Participatory budgeting boosts tenant engagement at TCHC
Photo courtesy of TCHC
In 2002, staff from the Toronto Community Housing Corporation (TCHC) were inspired by the World Social Forum in Porto Alegre, Brazil. Porto Alegre was the first city in the world to implement participatory budgeting, a process that directly involves citizens in budget decisions. For the past 12 years, TCHC has followed in the city’s footsteps and dedicated a portion of their capital budget to participatory budgeting.
This year, $5 million was allocated from TCHC for the initiative. TCHC’s participatory budgeting process is done on a building-by-building basis. The first step is to hold building meetings, which are open to all residents and take place in 330 properties across the city. At the meetings, residents identify projects that could improve their lives. Projects cannot be something that TCHC is already mandated to do, like repairing elevators or fixing roofs, but can be things like replacing carpet or flooring, upgrading a laundry room, or building a community garden.
Residents vote on one project to put forward, and a building delegate is selected. “The delegate doesn’t have to be an elected tenant leader – it can be anybody,” said Gail Johnson, Manager of Resident and Community Development (East) at TCHC.
“Often, it is the person that’s the most passionate about that project. It’s a great way for people who haven’t been involved before to start to be engaged.”
The selected projects from all 330 buildings are forwarded to the Facilities Management Department, which estimates how much each initiative will cost. TCHC’s 13 Operating Units then host Allocation Days. At the Allocation Day, the delegates from all of the buildings in the area make presentations and discuss the different projects. Finally, they vote on which projects are the most deserving.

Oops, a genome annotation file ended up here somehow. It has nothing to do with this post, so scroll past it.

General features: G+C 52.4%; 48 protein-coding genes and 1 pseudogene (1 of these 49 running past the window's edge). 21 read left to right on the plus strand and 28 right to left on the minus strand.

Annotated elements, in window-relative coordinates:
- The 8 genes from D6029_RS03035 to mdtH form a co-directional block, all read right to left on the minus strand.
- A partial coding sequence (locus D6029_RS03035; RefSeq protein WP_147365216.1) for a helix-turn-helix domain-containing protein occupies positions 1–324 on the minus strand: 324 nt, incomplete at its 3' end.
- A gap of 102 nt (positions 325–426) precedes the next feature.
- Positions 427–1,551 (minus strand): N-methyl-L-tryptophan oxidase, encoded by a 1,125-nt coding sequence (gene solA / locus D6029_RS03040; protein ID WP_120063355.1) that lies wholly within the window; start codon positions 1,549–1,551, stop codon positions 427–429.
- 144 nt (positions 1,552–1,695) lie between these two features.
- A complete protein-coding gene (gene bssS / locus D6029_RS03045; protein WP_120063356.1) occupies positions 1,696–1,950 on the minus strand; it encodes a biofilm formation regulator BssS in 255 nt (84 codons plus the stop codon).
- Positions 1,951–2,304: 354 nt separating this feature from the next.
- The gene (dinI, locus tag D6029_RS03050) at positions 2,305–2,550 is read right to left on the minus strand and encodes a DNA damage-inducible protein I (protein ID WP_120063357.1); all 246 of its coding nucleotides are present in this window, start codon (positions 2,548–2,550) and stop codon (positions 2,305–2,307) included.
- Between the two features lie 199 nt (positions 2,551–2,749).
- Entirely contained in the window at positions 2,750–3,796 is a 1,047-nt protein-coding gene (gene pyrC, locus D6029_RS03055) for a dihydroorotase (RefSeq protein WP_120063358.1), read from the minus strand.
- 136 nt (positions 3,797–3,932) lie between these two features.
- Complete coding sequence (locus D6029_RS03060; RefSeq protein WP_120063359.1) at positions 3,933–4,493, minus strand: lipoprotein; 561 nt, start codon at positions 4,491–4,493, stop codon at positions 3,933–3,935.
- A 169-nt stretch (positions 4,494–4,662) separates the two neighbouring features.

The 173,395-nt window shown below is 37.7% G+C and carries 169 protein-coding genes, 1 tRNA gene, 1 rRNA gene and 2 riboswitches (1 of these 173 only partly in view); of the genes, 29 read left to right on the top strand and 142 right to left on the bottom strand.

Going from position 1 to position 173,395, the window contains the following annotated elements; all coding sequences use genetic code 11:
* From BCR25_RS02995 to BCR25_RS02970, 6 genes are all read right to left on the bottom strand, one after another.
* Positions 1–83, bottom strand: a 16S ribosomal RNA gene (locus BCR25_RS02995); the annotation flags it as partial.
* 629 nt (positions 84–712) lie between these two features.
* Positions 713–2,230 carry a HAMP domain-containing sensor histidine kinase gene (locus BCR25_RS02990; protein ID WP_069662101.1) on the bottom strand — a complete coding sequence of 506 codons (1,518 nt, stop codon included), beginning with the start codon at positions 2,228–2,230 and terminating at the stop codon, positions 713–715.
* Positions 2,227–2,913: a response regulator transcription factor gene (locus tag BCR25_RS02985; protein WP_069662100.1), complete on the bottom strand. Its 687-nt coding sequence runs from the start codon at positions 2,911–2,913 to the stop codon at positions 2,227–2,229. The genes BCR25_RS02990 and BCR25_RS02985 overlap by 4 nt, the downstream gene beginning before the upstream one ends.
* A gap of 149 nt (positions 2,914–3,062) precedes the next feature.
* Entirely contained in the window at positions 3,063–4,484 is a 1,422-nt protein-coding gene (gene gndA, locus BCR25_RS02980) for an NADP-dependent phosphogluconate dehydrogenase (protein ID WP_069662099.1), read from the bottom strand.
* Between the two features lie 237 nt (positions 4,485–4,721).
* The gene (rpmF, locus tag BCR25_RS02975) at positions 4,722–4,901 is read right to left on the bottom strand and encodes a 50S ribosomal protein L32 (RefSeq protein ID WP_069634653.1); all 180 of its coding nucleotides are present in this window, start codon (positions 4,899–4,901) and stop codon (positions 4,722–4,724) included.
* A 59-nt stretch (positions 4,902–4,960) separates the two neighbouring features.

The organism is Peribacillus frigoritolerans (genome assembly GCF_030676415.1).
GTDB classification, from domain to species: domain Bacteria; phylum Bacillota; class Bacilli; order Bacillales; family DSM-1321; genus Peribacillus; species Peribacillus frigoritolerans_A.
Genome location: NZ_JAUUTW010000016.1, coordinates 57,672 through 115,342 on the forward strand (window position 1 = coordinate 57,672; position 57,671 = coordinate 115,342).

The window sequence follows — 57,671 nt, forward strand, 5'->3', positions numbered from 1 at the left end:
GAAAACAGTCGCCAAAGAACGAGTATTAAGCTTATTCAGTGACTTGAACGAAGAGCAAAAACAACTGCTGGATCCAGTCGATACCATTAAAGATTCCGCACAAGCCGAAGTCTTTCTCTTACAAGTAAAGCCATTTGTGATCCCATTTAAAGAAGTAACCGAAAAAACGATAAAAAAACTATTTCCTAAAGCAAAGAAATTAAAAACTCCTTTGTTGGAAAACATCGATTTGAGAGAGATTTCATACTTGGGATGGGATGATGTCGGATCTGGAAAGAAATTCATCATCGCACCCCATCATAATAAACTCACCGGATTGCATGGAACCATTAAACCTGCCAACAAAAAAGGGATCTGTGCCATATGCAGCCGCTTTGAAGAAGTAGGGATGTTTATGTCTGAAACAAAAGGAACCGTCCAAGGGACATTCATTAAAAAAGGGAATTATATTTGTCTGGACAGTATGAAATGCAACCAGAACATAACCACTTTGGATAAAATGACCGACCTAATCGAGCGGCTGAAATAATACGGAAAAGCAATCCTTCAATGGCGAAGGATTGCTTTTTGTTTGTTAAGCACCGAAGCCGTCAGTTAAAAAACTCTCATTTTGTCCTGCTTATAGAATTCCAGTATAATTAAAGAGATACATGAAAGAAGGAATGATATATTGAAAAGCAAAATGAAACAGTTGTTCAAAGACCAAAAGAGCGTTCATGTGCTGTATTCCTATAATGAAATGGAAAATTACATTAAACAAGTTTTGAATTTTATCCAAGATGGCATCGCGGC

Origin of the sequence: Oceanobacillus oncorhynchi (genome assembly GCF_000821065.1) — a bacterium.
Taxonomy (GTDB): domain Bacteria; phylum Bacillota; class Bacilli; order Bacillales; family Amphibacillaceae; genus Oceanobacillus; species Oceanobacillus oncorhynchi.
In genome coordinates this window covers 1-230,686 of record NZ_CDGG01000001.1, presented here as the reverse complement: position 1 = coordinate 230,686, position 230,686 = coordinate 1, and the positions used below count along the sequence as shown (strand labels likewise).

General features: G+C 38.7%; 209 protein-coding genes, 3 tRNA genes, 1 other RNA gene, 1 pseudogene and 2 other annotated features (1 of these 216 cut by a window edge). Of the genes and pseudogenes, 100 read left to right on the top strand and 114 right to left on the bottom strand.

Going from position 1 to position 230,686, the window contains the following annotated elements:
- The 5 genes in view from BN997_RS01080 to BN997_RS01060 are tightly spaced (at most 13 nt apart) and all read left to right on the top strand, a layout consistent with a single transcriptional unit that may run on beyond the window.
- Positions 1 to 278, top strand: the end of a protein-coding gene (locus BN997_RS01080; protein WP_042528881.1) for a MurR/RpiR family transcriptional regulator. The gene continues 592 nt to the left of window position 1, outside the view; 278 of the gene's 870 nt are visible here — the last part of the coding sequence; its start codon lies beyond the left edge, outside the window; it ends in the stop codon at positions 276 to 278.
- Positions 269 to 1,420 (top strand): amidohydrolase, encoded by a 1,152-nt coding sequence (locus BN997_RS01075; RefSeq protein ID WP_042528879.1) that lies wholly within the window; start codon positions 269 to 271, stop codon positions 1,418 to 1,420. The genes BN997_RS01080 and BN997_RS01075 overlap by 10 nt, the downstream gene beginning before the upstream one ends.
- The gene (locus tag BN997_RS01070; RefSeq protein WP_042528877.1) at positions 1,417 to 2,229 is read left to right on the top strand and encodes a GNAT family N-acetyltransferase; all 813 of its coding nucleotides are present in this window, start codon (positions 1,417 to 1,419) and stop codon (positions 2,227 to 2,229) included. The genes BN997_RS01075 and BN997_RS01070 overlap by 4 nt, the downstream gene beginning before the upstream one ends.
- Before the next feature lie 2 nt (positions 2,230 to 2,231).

The benefits of participatory budgeting to housing communities are extensive, said Johnson. “There are some residents who had no experience with community involvement, who got involved in participatory budgeting and have gone on to larger civic engagement,” she said. She also identifies
participatory budgeting as increasing residents’ knowledge and expertise about building systems and priority management.
One of the most important outcomes, though, is the feeling of community engagement and empowerment. “The whole community, when they do get these projects funded, they recognize that it came from them – that they identified the problem and fought for the solution,” she said.
“They have a real ownership over that part of the process.”
Johnson has many success stories about participatory budgeting at TCHC, but one of her favourites is from this year. At an Allocation Day in July, Johnson watched as delegates abandoned their own buildings’ initiatives to vote for other projects, such as the removal of hard-to-maintain carpets in one building.
Another successful project was put forward by a 12 year-old resident, who was requesting foundation work in her neighborhood so that donated playground equipment could be put in.
“She had the most amazing display board, and she wrote a poem,” said Johnson. “The first time I met her was at a building meeting when she was 10 years old, and she was asking about a playground. There’s no other way we could get the kind of community building and engagement that we get from this process.”